(1) the activities concerning, and assets utilized in, the production, administration, distribution, marketing, purchase, sale, and management of coinage, numismatic items, the protection and safeguarding of Mint assets and those non-Mint assets in the custody of the Mint, and the Fund; and (2) includes capital, personnel salaries and compensation, functions relating to operations, marketing, distribution, promotion, advertising, official reception and representation, the acquisition or replacement of equipment, the renovation or modernization of facilities, and the construction or acquisition of new buildings.

Id.  The provision further contemplates that all receipts from Mint operations and programs be deposited in the USMPEF, and that all expenses incurred for operations and programs of the Mint that the Secretary of the Treasury determines to be ordinary and reasonable incidents of Mint operations and programs be paid out of the USMPEF.  Id.  As a result of these provisions, the agency represents that the Mint is entirely funded by and operates within the USMPEF.  Agency Response to Opposition to Request to Dismiss at 1.

Because the establishing legislation provides that federal procurement laws and regulations do not apply to the procurement of goods or services necessary for carrying out the Mint's operations and programs, and those operations and programs are defined broadly enough to encompass substantially all of the Mint's activities, we conclude that the Mint is not subject to the terms of CICA.[1]  Furthermore, because the bid protest jurisdiction of our Office derives from CICA, we must conclude that the Mint is not subject to that jurisdiction.[2]

Our Office reached a similar conclusion when considering whether our bid protest jurisdiction extended to the United States Postal Service (USPS) and to the Presidio Trust.  The USPS is an independent establishment of the executive branch, 39 U.S.C. § 201 (2000), and thus it is a federal agency, like the Mint, that would otherwise be subject to our bid protest jurisdiction. 31 U.S.C. § 3551(3); 40 U.S.C. § 102(4), (5).  Under 39 U.S.C. § 410(a) (2000), however, the USPS is expressly exempted from any "Federal law dealing with public or Federal contracts," except for those laws enumerated in 39 U.S.C. § 410(b).  Since CICA is not included in the list of statutes expressly made applicable to USPS under section 410(b), we concluded that the USPS is not subject to our bid protest jurisdiction.  Falcon Sys., Inc., B-222549, May 14, 1986, 86-1 CPD ¶ 462 at 1, aff'd, Falcon Sys., Inc.--Recon., B-222549.2, June 5, 1986, 86-1 CPD ¶ 526 at 2.  The Court of Appeals for the Federal Circuit reached the same conclusion regarding our jurisdiction over the USPS.  See Emery Worldwide Airlines, Inc. v. United States, 264 F.3d 1071, 1079 n.7 (Fed. Cir. 2001) (holding that the USPS is not subject to GAO's bid protest jurisdiction because the USPS is exempt from all federal procurement laws not specifically enumerated in 39 U.S.C. § 410(b), and CICA is not specifically enumerated in 39 U.S.C. § 410(b)).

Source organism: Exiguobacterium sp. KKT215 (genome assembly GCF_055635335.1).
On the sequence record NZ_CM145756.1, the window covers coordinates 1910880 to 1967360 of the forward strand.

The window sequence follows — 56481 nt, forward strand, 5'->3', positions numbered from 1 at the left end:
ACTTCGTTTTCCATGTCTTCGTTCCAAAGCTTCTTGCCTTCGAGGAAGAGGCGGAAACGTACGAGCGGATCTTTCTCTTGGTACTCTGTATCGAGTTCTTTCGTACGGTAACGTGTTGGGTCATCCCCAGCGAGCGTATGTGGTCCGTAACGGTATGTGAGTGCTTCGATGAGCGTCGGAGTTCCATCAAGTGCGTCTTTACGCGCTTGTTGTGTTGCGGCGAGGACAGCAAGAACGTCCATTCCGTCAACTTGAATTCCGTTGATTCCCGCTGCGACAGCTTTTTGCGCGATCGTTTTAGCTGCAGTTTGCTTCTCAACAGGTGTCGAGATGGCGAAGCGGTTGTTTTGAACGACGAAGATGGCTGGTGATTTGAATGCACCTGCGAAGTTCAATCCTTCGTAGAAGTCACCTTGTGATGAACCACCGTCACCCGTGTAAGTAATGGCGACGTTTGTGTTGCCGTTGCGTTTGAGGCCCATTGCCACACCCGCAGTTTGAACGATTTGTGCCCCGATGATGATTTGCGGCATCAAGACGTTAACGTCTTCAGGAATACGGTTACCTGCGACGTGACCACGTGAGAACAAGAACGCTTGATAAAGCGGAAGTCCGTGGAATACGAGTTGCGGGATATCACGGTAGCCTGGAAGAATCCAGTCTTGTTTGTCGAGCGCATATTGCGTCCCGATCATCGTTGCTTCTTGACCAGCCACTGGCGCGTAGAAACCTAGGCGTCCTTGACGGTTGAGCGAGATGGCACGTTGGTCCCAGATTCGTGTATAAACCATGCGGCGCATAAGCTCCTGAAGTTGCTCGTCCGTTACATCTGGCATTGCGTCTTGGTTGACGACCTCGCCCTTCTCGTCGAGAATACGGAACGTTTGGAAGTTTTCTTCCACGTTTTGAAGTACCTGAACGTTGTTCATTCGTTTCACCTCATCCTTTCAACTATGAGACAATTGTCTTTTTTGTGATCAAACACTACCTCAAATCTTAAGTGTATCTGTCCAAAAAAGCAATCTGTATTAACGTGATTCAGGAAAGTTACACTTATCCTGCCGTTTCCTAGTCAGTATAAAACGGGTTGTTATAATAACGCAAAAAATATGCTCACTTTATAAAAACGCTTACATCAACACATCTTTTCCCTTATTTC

Similarly, the Presidio Trust, a wholly-owned government corporation, would otherwise be subject to our jurisdiction, but is statutorily exempt from all federal procurement laws and regulations but for certain enumerated exceptions, which do not include CICA.  See Performance Excavators, Inc., B-291771, Mar. 17, 2003, 2003 CPD ¶ 63 at 2-3.  Because CICA is not one of the enumerated exceptions, we likewise concluded that the Presidio Trust is not subject to our jurisdiction.  Id.